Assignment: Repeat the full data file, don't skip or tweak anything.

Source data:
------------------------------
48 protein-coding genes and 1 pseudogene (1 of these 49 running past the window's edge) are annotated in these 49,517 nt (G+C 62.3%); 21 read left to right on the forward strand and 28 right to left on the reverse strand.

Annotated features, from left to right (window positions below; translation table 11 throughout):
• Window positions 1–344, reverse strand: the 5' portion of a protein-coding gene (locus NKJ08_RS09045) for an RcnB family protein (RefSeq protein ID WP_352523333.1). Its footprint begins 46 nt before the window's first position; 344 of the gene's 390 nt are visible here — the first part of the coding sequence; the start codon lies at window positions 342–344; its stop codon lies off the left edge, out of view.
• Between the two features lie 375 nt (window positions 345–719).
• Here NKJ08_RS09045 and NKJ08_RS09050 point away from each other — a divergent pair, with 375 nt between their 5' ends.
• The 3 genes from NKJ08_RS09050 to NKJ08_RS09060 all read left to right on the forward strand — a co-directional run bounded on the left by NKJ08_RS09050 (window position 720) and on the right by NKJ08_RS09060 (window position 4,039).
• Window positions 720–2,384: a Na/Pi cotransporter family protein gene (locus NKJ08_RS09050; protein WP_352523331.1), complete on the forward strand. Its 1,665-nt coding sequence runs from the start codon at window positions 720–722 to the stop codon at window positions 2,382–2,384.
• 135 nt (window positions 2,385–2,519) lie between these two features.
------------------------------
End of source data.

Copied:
48 protein-coding genes and 1 pseudogene (1 of these 49 running past the window's edge) are annotated in these 49,517 nt (G+C 62.3%); 21 read left to right on the forward strand and 28 right to left on the reverse strand.

Annotated features, from left to right (window positions below; translation table 11 throughout):
• Window positions 1–344, reverse strand: the 5' portion of a protein-coding gene (locus NKJ08_RS09045) for an RcnB family protein (RefSeq protein ID WP_352523333.1). Its footprint begins 46 nt before the window's first position; 344 of the gene's 390 nt are visible here — the first part of the coding sequence; the start codon lies at window positions 342–344; its stop codon lies off the left edge, out of view.
• Between the two features lie 375 nt (window positions 345–719).
• Here NKJ08_RS09045 and NKJ08_RS09050 point away from each other — a divergent pair, with 375 nt between their 5' ends.
• The 3 genes from NKJ08_RS09050 to NKJ08_RS09060 all read left to right on the forward strand — a co-directional run bounded on the left by NKJ08_RS09050 (window position 720) and on the right by NKJ08_RS09060 (window position 4,039).
• Window positions 720–2,384: a Na/Pi cotransporter family protein gene (locus NKJ08_RS09050; protein WP_352523331.1), complete on the forward strand. Its 1,665-nt coding sequence runs from the start codon at window positions 720–722 to the stop codon at window positions 2,382–2,384.
• 135 nt (window positions 2,385–2,519) lie between these two features.